The power of Arduino and Zigbee

Today i had some spare time to combine a few of the things i’ve been working on lately:

  • My Zigbee API;
  • Arduino;
  • Pan & Tilt mechanism

I wanted to create a small executable that would enable me to control the position of the 2 servo’s.

XBee module

I started with programming the XBee: Zigbee End Device AT firmware, the right PAN, Node Identifier ED5 (as in End Device 5), Sleep Mode=1 (Pin Hibernate). I put the module on a breadboard by use of a Breakout Board. Grounded pin 9 and used the 3.3V output of the Arduino to power the module.

Arduino

I strapped the Arduino Duemilanove to the same breadboard and wired the 2 servo’s. Pins 9 and 10 of the Arduino are used as PWM output for the 2 servo’s. Arduino pins 2 & 3 were connected to the DIN and DOUT pins of the XBee module.

Sketch

Now it was time to write a sketch that would receive commands from the XBee and move the servo’s accordingly. The sketch is a real quick and dirty one, low on error handling and validation. I made up a small ‘protocol’: commands have to end with the exclamation mark (“!”) and can be either 1 or 2 characters long.

P+! would Pan right 3 degrees, P-! would Pan left 3 degrees, T+! would Tilt up 3 degrees and so on. H! is the command to go back to the Home position. Of course you can extend this as much as you like, e.g. add absolute positioning, presets, you name it.

This is the sketch:

#include <NewSoftSerial.h>
#include <ServoTimer1.h>
#include <PString.h>

ServoTimer1 PanServo;
ServoTimer1 TiltServo;

int PanAngle = 90;
int TiltAngle = 90;
byte DeltaPan = 3;         // move 3 degrees
byte DeltaTilt = 3;        // move 3 degrees
char cbuffer[40] = "";     // receive buffer
NewSoftSerial XBSerial = NewSoftSerial(2, 3);
PString buffer(cbuffer, sizeof(cbuffer));

void setup() {

  XBSerial.begin(9600);         // set up XBee at 9600 bps
  delay(10000);                 // wait 10 sec. for possible joining

  PanServo.attach(9);
  TiltServo.attach(10);

  PanServo.write(PanAngle);
  TiltServo.write(TiltAngle);
}

void waitforcommand()
{
  while (true)
  {
    if (XBSerial.available())
    {
      int c = XBSerial.read();
      if (c == 0x21)     // command terminator = "!"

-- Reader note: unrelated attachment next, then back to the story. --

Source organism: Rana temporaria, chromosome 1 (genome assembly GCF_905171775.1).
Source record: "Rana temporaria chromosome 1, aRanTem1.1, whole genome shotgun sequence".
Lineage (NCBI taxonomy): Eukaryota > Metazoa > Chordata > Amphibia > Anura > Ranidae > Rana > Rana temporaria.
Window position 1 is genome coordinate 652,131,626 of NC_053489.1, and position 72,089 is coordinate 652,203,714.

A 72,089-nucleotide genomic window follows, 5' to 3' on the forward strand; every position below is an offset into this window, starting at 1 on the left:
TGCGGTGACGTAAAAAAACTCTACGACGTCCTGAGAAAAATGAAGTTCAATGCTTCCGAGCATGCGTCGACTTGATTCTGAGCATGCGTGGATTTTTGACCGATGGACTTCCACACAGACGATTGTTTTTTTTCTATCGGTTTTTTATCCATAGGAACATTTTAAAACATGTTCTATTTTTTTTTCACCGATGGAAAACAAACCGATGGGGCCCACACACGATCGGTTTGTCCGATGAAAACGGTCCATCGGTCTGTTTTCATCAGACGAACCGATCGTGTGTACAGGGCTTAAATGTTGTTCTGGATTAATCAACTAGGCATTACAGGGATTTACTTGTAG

{
        break;
      }
      else
      {
        // add to buffer
        buffer.print(c,BYTE);
      };
    };
  };
}

void loop() {

  buffer="";
  waitforcommand();

  // what's the first character?
  switch (buffer[0])
  {
    case 0x50:             // P for Pan
      {
        // what's the next character?
        switch (buffer[1])
        {
          case 0x2B:       // +
            PanAngle += DeltaPan;
            break;

          case 0x2D:       // -
            PanAngle -= DeltaPan;
            break;
          };
          break;
      };
    case 0x54:            // T for Tilt
      {
        // what's the next character?
        switch (buffer[1])
        {
          case 0x2B:       // +
            TiltAngle += DeltaTilt;
            break;

          case 0x2D:       // -
            TiltAngle -= DeltaTilt;
            break;
          };
          break;
      };
    case 0x48:            // H for Home
      {
        PanAngle=90;
        TiltAngle=90;
        break;
      };

  };

  // check boundaries for Pan
  PanAngle=(PanAngle < 0)?0:PanAngle;
  PanAngle=(PanAngle > 180)?180:PanAngle;

  // check boundaries for Tilt
  TiltAngle=(TiltAngle < 90)?90:TiltAngle;
  TiltAngle=(TiltAngle > 180)?180:TiltAngle;

  // Set dervo's accordingly
  PanServo.write(PanAngle);
  TiltServo.write(TiltAngle);

}

PC software

Next item was a small program that would use the API to address the XBee module.

XBee servo control

XBee servo control

4  buttons for Left, Rigth, Up and Down, a Home button and a button to connect to the Zigbee network. Not very spectacular, I’d say.

There are 2 important API functions that are used to communicate with the Zigbee module:

  • Node Discovery
  • XBee Transmit Request.

The code that is executed when the “Connect” button is pressed, sends out a Node Discovery command. This will trigger all joined Zigbee modules to respond with information about themselves, like 16- and 64-bit address, node identifier and some more interesting stuff. The code goes something like this:

  XB:=TXBEE.Create(14,9600);
  XB.Open;
  gXBeeModules.Clear;
  cmd:=TXBee_NodeDiscover.Create('');
  XB.SendPacket(cmd.GetPacket);

The Node Identifier is used to see if the Zigbee module that is connected to the Arduino, is “in the air”. Cause it doesn’t have to be, it could be disconnected from power or whatever…

When the Zigbee module with Node Identifier “”ED5” has responded, the 5 buttons are enabled and clicking them will move the servo’s. This is done with the XBee Transmit Request function; a string is being sent to the XBee and the XBee will take care of transferring it out on the UART.  Below the code for the “Home” button:

i:=gXBeeModules.Indexof('ED5');
if i >=0
then begin
Module := TXBeeModule(gXBeeModules.Objects[i]);
Addr16:= Module.Addr16 ;
Addr64:= Module.Addr64 ;
TR:=TXBeeTransmitRequest.Create(1,Addr16,Addr64,"H!");
X.SendPacket(TR.GetPacket);
end;

Et voila, the servo’s start moving!

To see how (good or bad) it works, i’ve made a small video.
The power of Arduino and Zigbee!!!

Tagged , , . Bookmark the permalink.

Leave a Reply

Your email address will not be published. Required fields are marked *